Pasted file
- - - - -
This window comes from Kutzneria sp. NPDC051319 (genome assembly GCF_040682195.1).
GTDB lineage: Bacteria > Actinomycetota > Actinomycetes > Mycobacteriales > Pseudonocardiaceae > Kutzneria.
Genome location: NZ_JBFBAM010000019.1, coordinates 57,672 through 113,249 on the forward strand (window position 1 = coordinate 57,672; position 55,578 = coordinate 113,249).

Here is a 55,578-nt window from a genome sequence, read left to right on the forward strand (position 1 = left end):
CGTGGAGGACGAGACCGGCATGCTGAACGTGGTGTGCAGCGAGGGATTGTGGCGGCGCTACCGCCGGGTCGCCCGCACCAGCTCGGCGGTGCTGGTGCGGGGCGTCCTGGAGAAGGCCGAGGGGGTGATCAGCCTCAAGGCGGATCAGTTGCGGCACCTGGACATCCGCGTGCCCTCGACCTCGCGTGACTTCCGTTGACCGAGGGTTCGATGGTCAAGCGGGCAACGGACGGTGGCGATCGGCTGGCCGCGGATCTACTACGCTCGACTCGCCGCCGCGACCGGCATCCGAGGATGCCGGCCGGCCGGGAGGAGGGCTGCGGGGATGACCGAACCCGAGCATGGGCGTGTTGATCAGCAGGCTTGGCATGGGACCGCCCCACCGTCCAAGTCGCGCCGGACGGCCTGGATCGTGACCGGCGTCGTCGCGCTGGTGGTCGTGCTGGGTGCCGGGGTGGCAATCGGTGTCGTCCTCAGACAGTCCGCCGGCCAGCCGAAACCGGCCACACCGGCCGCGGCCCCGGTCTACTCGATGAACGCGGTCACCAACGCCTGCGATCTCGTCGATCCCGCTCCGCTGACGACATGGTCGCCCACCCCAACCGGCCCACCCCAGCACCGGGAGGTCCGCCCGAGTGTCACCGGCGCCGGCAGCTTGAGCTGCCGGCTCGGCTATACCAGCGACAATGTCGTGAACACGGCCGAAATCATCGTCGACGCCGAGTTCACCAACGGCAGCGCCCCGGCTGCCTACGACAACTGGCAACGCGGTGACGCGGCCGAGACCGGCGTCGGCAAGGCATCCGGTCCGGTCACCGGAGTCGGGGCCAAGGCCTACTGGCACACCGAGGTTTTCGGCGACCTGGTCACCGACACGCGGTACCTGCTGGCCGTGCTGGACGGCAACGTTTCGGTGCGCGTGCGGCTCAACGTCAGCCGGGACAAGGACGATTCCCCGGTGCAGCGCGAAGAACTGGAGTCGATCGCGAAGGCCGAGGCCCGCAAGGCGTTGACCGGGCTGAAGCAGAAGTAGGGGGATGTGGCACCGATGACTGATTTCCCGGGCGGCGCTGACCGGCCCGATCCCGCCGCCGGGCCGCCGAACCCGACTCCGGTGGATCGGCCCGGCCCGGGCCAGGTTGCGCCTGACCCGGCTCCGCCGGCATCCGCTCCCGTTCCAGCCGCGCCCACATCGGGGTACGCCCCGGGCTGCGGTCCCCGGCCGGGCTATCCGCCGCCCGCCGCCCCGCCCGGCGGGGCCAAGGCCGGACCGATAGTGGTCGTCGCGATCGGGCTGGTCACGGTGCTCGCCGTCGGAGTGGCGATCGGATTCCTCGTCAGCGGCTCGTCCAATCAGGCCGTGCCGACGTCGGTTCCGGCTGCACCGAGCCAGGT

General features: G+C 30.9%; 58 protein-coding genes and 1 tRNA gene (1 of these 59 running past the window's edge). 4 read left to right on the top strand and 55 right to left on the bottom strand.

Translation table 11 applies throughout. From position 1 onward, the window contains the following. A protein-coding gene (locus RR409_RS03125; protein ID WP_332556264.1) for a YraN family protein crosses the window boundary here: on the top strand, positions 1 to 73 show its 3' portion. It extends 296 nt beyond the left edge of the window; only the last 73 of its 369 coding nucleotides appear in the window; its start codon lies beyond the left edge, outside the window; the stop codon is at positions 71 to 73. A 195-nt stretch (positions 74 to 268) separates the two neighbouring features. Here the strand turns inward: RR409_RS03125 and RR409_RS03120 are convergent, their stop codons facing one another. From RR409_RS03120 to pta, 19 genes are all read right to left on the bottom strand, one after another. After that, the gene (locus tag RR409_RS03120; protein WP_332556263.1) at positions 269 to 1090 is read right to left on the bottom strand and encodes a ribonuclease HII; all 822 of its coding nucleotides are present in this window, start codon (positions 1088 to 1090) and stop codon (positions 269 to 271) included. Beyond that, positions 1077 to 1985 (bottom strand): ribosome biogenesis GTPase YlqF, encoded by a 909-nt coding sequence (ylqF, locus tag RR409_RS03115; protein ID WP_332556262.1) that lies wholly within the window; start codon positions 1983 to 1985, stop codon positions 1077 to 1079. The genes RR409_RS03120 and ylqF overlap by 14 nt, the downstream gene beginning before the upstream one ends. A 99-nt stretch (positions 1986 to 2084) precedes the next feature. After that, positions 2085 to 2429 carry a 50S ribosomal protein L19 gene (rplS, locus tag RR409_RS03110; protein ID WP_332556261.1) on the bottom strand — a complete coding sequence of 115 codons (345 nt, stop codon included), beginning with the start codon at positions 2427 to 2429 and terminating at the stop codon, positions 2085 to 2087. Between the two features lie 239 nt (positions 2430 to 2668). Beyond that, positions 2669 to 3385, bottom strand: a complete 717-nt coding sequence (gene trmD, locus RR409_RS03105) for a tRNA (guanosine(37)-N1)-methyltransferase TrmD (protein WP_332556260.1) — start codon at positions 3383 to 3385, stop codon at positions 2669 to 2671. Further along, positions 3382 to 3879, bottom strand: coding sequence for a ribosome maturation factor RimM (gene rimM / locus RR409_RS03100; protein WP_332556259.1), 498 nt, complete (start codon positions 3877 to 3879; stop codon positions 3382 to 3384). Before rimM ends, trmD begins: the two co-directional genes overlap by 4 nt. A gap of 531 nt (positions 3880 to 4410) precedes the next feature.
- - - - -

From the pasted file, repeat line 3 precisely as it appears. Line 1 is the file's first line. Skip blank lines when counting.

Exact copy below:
Genome location: NZ_JBFBAM010000019.1, coordinates 57,672 through 113,249 on the forward strand (window position 1 = coordinate 57,672; position 55,578 = coordinate 113,249).